Millumin (interesting timeline based visual performance software)
Below – the summer that kept skynoise drooling on its pillow:
Dec 2012: Stereosonic – Touchscreen video booth installations for an energy drink tent. (photos got animated, projected and sent online.) Sampology at Falls Festival Dec 30 ( Marion Bay ) + Dec 31 ( Lorne ) ( Mixing camera sources with Sampology’s live video).
At the Adelaide Festival – did live video for The Cumbia Cosmonauts at the fun pop-up venue, Barrio. The theme for the night was ‘Animal House’ – which meant there was a camel, piglets and geese nearby, as well as dog masseur doing live demonstrations on a table.
And Then It Was Now:
– Developing an audiovisual performance for Wide Open Spaces, a wonderful desert festival held out near Alice Springs in May. Longtime collaborator Suckafish P Jonez is back from Barcelona, and we’re excited to be exploring AV again. Weekly rehearsals!
– Am co-hosting a studio elective at RMIT within the design faculty, looking at video production, projection and installation – from an interior design perspective (which tends to include a lot more materials and building related research / development). It’s a fun studio, which uses mapping processes, and comic / graphic novel storytelling techniques to help inform video installations.
– Am slowly rolling out a series of updates to the skynoise.net/projects page, finally uploading documentation from a range of projects… including the snippets below, developed for 360 last year.
Elsewhere: I PREFER VIMEO: ((Better quality encoding/resolution/interface/community comments etc)) OTHERS PREFER YOUTUBE: ((More eyeballs. And clients sometimes want it here.))
FACE IS THE PLACE : ((Finally succumbed – click facebook.com/JeanP00LE – for all your Zuckerborgian messaging / subscribing / liking needs)).
Above : more proof that Space Is The Place…. at least when it comes to Mexi-Australian tropical bass genres.
That’s the fruits of a few quick projection and filming sessions with the Cumbia Cosmonauts, featuring custom graphics made by the CC VJ – Martin Hadley (I especially liked his spaceship control deck!). I’d like to think if there’s ever a Mexi-Australian space program, that it looks something like this… ie has that Ed Wood in space vibe about it, maybe with styling by Lee Scratch Perry & Sun Ra.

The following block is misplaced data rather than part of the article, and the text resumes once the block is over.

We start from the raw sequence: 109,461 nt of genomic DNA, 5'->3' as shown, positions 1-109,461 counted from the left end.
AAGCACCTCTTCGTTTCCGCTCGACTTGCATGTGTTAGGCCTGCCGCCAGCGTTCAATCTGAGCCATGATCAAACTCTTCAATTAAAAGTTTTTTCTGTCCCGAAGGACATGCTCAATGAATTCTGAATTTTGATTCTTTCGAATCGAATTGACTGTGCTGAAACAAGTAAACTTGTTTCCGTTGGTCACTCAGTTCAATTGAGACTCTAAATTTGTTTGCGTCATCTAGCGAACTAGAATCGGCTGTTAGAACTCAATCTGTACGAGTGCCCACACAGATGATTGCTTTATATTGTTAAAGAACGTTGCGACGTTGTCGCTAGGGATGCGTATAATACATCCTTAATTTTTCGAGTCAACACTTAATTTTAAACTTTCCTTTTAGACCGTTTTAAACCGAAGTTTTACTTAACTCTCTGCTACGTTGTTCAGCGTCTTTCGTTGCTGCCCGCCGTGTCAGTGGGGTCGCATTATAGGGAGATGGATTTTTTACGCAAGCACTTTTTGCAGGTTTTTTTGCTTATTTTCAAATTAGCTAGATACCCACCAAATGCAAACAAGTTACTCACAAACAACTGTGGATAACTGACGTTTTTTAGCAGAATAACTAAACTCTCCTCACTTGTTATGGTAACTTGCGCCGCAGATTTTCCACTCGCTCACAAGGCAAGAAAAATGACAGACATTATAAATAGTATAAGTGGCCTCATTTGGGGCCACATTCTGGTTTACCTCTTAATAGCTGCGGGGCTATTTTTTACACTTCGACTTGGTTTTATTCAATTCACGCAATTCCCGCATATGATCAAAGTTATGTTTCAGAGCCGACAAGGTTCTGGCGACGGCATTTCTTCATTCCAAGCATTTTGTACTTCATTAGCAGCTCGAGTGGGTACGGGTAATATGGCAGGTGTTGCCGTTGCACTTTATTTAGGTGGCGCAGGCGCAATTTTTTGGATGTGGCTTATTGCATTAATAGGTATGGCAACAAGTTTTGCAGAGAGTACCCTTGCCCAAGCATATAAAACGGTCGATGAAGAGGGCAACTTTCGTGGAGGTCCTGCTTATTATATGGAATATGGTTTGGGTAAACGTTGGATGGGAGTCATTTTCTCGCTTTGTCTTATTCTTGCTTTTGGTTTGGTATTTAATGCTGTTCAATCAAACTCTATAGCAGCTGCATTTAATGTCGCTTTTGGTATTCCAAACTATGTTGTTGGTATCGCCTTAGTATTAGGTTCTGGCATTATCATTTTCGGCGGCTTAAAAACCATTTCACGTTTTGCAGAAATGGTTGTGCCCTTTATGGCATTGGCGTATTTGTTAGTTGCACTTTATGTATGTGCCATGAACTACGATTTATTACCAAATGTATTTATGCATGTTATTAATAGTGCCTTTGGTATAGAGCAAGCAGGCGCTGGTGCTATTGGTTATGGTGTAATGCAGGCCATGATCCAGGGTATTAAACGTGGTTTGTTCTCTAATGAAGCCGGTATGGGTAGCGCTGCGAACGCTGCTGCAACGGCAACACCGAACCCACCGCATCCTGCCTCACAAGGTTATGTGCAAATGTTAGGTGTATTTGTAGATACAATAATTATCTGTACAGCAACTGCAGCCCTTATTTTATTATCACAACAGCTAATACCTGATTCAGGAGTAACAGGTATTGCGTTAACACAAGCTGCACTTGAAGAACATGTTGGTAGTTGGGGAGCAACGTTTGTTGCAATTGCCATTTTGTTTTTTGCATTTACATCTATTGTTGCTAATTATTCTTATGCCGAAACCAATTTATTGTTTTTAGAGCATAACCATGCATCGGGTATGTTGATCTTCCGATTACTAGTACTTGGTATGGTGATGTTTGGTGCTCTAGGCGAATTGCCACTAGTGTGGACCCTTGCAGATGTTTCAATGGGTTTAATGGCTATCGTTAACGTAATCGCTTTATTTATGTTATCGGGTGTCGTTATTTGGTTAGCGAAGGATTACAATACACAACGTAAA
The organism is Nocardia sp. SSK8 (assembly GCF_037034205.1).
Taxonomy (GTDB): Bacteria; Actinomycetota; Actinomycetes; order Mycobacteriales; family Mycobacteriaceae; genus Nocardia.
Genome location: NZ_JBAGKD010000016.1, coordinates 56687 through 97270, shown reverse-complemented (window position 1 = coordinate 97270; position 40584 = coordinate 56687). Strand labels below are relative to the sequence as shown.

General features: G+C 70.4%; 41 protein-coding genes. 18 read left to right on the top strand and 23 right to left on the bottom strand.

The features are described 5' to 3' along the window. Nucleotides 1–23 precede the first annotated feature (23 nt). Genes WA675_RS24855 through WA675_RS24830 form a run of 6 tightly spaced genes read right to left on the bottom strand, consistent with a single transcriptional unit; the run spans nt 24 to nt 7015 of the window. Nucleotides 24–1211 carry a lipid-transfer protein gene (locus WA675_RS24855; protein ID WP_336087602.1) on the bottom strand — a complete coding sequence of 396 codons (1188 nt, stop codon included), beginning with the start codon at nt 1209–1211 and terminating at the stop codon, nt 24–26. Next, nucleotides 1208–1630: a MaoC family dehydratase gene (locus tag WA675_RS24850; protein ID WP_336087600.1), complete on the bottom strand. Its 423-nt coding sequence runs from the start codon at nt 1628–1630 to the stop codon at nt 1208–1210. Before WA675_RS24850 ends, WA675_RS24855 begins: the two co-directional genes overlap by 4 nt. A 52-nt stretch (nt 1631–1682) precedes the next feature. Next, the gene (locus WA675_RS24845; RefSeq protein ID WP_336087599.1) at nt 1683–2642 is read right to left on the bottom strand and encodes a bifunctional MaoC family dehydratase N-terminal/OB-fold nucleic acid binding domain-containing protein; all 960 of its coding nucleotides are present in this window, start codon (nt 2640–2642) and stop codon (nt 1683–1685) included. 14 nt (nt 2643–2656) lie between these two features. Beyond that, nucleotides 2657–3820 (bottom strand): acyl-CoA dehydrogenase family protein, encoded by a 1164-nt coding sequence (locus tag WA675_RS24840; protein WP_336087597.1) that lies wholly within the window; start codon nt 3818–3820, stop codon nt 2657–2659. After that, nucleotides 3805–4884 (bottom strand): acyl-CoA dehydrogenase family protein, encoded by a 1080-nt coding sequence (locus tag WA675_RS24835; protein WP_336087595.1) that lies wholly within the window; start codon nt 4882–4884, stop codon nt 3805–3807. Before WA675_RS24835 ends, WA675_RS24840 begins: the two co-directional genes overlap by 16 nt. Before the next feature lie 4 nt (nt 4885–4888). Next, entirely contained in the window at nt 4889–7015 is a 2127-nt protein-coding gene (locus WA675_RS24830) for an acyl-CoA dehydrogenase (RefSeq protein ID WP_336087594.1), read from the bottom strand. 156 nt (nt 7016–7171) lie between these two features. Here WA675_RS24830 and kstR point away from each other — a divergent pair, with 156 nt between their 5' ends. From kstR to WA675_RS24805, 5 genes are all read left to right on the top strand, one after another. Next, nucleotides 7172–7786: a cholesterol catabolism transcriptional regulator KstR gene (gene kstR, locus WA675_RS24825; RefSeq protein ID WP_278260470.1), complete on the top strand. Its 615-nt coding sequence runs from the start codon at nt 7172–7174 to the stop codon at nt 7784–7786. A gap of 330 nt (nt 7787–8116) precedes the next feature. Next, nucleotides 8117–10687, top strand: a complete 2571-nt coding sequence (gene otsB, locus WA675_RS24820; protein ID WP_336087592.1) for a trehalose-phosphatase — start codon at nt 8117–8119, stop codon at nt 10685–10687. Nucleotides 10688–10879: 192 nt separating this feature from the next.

The Cumbia Cosmonauts are a Melbourne band who are celebrated around the world with their take on Mexico’s cumbia music, and so fittingly, they release their new album, Tropical Bass Station, on the Berlin label, Chusma records, on Nov 23, 2012. The track ‘Our Journey To The Moon (And Back)’ comes from that album.
Developed and performed for the Graphic Festival – it was an audacious project – inside a tiny time frame, create 18 songs and animations to reinterpret or remix the books of Dr.Seuss for the stage. It never felt like enough time – and yet, the amazing zoo / crew at Elefant Traks pulled it together and nailed a dynamic audiovisual smorgasbord (that apparently had some of the Seuss publishing folk moved to tears!).
My role was to develop and live trigger the animations for the show, which was akin to developing a feature film in 6 or so weeks.. while liasing with around 20 different musicians… “hey man, I’ve got this new idea for a beat / I’ll get you those lyrics soon.. etc etc” – so I wasn’t surprised to find myself still rendering out clips on stage, right up to the last minute.
I’m going to put up some more animation info later, over at skynoise.net/projects, but for now, while still floating, I wanted to put out a huge thank you to:
– Jono ‘Dropbear‘ Chong + Darin Bendall, who did an amazing job, animating half of the tracks between them.
– Urthboy – who oversaw the crazy production, as well as performed throughout the show
– Unkle Ho, who helped tie together the visual production, and developed his own flash-based interactive visuals for the show, AV jamming on a wii-board to Green Eggs & Ham, with Jim from Sietta + Angus from Hermitude.
– Luke Snarl Dearnley, who did a stellar job as technical producer, keeping the whole show smooth as butter.
– Owen Field, who covered all the logistics with grace and calm…
And that list could go on and on – there were endless Elefants who who were such a pleasure to collaborate with…
Some Elefant clips:
X-Continental, a clip I did for the Herd back in 2001. Urthboy, Ozi Batla, Solo, The Tongue and L-FRESH: Cipher at the Opera House
and below, Dropbear’s fantastic animation for ‘And To Think That I Saw It on Mulberry st’, which was performed as the first track of the show, by Urthboy, Jane Tyrrell + Angus from Hermitude. Ozi Batla had just given his show-intro in an aviator costume, and hooded Urthboy came on to do a quick rap about Dr Seuss, before pulling back the hood as the lights came up, the decks started up, and MCs roamed the stage with this as backdrop: